EXPERIMENTAL: AN INVESTIGATION INTO THE EFFECT OF TEMPERATURE ON THE 
SPEED AT WHICH A BRAND OF INDIGESTION TABLETS DISSOLVES IN AQUEOUS 
HYDROCHLORIC ACID
Introduction Digestion is the name given to the series of physical and chemical processes by which complex insoluble foods are hydrolyzed to simple soluble substances that can be absorbed into the bloodstream. Dilute hydrochloric acid provides the acidic conditions necessary for stomach enzymes to continue the digestive process that starts in the mouth; however, an excess of stomach acid results in 'indigestion'. Tablets containing a base - such as aluminium hydroxide, calcium carbonate, magnesium hydroxide, or sodium hydrogencarbonate - are available which relieve indigestion by partially neutralizing the excess acid; e.g., 2HCl(aq) + CaCO3(s) 覧覧覧覧覧 CaCl2(aq) + H2O(l) + CO2(g) The homeostatic temperature of the stomach is roughly 37ーC. However, significant variations from this temperature will inevitably result from ingesting liquids and foods, and such variations might reasonably be expected to affect the physical and chemical processes of digestion.
In this investigation, you are required to examine the hypothesis
that: Within the range ________ーC, the speed (S) of dissolving of
brand ____________ indigestion tablets in aqueous hydrochloric acid  
(2.00 mol dm-ウ) is in linear proportion to the temperature (T) of
the acid; i.e., S = k ラ T + c'.
Method
1.  Collect a _____ーC thermometer, and measure room temperature; then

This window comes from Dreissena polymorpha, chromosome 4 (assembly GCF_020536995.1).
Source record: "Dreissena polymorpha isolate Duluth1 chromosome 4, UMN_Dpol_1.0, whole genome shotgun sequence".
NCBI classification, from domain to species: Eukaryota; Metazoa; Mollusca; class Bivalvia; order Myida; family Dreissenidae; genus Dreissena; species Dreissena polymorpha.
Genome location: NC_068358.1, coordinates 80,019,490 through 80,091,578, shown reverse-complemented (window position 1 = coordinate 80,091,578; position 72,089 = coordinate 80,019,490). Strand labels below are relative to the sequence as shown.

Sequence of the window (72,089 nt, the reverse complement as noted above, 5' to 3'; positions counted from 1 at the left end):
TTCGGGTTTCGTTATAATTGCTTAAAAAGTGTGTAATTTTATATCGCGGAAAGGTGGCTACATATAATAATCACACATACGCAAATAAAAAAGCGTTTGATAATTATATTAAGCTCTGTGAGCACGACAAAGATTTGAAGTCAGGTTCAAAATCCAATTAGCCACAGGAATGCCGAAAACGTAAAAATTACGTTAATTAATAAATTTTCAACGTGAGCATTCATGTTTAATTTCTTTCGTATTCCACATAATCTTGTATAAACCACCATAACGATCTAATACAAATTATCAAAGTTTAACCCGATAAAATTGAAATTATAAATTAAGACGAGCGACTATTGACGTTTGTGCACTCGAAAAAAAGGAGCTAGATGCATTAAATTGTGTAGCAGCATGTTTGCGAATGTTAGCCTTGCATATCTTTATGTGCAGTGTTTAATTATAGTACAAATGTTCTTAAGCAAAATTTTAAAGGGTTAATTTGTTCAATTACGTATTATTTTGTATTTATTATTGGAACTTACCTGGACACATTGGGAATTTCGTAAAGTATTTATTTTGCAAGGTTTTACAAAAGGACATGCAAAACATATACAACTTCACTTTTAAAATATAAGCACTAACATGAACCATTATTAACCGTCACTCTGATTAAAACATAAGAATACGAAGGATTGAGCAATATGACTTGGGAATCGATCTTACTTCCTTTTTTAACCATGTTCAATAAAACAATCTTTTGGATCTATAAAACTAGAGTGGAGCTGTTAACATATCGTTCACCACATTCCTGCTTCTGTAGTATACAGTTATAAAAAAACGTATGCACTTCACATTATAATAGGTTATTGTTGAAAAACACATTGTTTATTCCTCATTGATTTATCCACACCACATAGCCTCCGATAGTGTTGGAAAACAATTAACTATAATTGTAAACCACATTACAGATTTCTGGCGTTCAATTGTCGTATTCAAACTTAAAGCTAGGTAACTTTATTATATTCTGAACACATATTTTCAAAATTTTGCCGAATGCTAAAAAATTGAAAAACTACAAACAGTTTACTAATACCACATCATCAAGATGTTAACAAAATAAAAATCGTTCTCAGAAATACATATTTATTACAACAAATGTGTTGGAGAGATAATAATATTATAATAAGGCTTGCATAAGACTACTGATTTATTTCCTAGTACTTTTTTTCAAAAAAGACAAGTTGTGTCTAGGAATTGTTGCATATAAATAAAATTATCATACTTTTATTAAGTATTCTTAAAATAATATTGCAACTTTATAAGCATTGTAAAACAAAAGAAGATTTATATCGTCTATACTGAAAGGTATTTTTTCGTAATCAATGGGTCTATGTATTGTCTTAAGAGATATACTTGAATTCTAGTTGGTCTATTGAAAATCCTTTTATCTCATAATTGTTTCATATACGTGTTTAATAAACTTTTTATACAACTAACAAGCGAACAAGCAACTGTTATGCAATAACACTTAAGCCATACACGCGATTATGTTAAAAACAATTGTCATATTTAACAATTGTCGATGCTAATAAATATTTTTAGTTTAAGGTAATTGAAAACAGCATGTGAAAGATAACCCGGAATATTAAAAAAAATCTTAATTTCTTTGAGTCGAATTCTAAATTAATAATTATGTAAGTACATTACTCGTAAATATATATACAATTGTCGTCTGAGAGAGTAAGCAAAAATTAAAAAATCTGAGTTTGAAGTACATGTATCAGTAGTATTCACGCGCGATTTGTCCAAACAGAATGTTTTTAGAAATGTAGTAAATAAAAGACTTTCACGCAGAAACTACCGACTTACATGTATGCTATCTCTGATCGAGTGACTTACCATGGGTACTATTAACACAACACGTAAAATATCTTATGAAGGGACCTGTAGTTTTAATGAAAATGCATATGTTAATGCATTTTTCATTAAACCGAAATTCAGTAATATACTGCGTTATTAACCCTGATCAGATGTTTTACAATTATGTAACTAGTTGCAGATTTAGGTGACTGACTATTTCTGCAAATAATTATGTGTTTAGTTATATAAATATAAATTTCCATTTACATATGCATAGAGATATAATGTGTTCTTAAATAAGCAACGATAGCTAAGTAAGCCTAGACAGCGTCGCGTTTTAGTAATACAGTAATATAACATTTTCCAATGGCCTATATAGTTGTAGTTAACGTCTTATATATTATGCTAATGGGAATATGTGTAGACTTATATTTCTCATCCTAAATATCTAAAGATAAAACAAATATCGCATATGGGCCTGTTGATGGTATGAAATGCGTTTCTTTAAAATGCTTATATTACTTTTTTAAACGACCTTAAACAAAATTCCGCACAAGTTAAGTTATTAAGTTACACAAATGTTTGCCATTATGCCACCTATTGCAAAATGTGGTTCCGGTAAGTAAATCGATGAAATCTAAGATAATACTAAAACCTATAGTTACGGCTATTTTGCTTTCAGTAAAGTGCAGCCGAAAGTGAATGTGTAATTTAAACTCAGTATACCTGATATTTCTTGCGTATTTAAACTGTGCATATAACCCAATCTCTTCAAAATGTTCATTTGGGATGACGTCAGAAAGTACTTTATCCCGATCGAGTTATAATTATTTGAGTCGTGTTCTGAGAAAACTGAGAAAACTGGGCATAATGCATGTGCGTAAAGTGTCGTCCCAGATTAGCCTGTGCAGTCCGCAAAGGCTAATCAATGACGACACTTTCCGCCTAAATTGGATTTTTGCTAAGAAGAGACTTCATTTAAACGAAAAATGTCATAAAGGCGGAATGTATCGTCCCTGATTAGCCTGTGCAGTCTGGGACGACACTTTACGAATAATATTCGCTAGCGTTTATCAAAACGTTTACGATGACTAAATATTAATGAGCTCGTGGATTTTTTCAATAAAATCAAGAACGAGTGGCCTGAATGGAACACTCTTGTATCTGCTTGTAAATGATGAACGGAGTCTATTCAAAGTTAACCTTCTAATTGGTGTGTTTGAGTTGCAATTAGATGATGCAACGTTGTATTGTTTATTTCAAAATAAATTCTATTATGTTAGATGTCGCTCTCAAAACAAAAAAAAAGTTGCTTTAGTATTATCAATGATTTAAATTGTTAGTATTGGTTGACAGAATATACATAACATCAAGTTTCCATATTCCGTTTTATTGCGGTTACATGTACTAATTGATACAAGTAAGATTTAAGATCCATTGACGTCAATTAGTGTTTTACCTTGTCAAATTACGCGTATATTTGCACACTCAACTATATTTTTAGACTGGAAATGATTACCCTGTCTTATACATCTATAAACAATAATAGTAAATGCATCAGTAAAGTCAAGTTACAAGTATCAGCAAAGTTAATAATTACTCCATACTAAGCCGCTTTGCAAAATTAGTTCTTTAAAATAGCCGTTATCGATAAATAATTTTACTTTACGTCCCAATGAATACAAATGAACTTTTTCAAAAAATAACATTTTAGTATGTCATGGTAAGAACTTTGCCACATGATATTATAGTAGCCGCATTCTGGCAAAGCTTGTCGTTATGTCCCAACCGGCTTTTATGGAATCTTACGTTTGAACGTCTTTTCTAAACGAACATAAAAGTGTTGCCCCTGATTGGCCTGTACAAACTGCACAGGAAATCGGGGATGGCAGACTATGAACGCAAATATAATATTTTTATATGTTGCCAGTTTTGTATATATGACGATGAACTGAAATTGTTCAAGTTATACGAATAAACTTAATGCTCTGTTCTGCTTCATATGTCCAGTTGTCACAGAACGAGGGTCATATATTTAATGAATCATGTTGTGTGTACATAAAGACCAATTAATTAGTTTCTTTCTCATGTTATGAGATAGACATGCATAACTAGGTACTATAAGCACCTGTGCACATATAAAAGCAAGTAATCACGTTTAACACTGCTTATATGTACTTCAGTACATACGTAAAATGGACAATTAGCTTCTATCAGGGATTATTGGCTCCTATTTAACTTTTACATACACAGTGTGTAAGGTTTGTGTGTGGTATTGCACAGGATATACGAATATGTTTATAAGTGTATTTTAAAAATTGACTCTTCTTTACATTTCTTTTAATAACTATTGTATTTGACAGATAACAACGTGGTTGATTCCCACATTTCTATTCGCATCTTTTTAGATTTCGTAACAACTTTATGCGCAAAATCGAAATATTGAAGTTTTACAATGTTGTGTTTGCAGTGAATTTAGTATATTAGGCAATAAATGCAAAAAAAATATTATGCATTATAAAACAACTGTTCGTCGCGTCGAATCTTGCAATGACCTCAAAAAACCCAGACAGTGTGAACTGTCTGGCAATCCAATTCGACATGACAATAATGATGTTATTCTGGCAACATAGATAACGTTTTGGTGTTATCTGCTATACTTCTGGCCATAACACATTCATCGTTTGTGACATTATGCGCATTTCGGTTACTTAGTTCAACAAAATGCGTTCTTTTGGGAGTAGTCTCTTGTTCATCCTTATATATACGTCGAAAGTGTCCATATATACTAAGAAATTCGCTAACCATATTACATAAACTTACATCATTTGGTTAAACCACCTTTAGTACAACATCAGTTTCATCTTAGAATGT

compare this value with that obtained using an accurate reference
thermometer.
2.  Using the available insulating material, make a jacket that will
fit a small glass beaker.
3.  Using a measuring cylinder, or a bulb-pipette equipped with a
safety-filler, or a burette, place 25.0 cmウ of dilute hydrochloric acid
(2.00 mol dm-ウ) into a scrupulously clean beaker.
4.  Place the beaker into the 'home-made' insulating jacket.
5.  Measure the temperature of the acid; then, simultaneously, add one 
tablet to the acid and start the clock.
6.  Stop the clock when the tablet has completely dissolved; and then
immediately record the temperature again.
7.  Repeat steps 3 to 6, but each time change the temperature of the
acid (within the range _____ーC), using either an ice-bath or a heat
source.
8.  Finally, after carefully examining your raw data for any anomalous
results, carry out appropriate duplicate experiments.
Notes 1. Both the insulating jacket and the outside of the beaker must be absolutely dry for each experiment.
2. For the present investigation, you will need to use this equation: speed (in ms-ケ) = 1000 time (in s).
3. Your write-up should include, in addition to a complete summary of your results and conclusions presented in the most suitable form, a critical evaluation of your investigation.
4. The rates of chemical reactions are affected by several independent variables, including both the concentration and surface area of the reactants. So, show on the graph paper, using appropriately labelled sketch lines, how you would expect the speed of reaction to change by: (a) using more dilute hydrochloric acid; and (b) crushing the tablets.
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